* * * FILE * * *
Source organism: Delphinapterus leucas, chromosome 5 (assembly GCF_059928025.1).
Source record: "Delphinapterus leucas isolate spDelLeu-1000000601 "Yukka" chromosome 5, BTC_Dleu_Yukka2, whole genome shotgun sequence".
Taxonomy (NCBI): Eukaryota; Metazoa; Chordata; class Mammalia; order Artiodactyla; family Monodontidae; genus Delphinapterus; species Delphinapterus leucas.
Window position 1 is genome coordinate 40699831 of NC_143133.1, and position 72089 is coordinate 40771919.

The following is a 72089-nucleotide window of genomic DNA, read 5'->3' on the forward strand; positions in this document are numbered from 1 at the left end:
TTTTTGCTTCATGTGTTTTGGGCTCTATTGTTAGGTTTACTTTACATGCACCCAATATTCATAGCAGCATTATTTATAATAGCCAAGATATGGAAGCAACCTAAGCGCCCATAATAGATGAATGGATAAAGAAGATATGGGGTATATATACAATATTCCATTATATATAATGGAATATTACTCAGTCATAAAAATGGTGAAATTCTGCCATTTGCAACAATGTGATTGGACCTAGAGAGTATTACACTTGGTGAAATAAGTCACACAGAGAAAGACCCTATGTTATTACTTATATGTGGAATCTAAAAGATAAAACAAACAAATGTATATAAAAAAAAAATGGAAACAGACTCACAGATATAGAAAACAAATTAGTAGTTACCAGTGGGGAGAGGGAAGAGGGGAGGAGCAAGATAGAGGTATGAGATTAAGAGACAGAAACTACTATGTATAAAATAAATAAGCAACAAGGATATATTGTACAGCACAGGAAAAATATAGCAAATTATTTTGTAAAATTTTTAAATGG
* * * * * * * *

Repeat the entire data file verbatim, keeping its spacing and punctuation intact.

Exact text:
Source organism: Delphinapterus leucas, chromosome 5 (assembly GCF_059928025.1).
Source record: "Delphinapterus leucas isolate spDelLeu-1000000601 "Yukka" chromosome 5, BTC_Dleu_Yukka2, whole genome shotgun sequence".
Taxonomy (NCBI): Eukaryota; Metazoa; Chordata; class Mammalia; order Artiodactyla; family Monodontidae; genus Delphinapterus; species Delphinapterus leucas.
Window position 1 is genome coordinate 40699831 of NC_143133.1, and position 72089 is coordinate 40771919.

The following is a 72089-nucleotide window of genomic DNA, read 5'->3' on the forward strand; positions in this document are numbered from 1 at the left end:
TTTTTGCTTCATGTGTTTTGGGCTCTATTGTTAGGTTTACTTTACATGCACCCAATATTCATAGCAGCATTATTTATAATAGCCAAGATATGGAAGCAACCTAAGCGCCCATAATAGATGAATGGATAAAGAAGATATGGGGTATATATACAATATTCCATTATATATAATGGAATATTACTCAGTCATAAAAATGGTGAAATTCTGCCATTTGCAACAATGTGATTGGACCTAGAGAGTATTACACTTGGTGAAATAAGTCACACAGAGAAAGACCCTATGTTATTACTTATATGTGGAATCTAAAAGATAAAACAAACAAATGTATATAAAAAAAAAATGGAAACAGACTCACAGATATAGAAAACAAATTAGTAGTTACCAGTGGGGAGAGGGAAGAGGGGAGGAGCAAGATAGAGGTATGAGATTAAGAGACAGAAACTACTATGTATAAAATAAATAAGCAACAAGGATATATTGTACAGCACAGGAAAAATATAGCAAATTATTTTGTAAAATTTTTAAATGG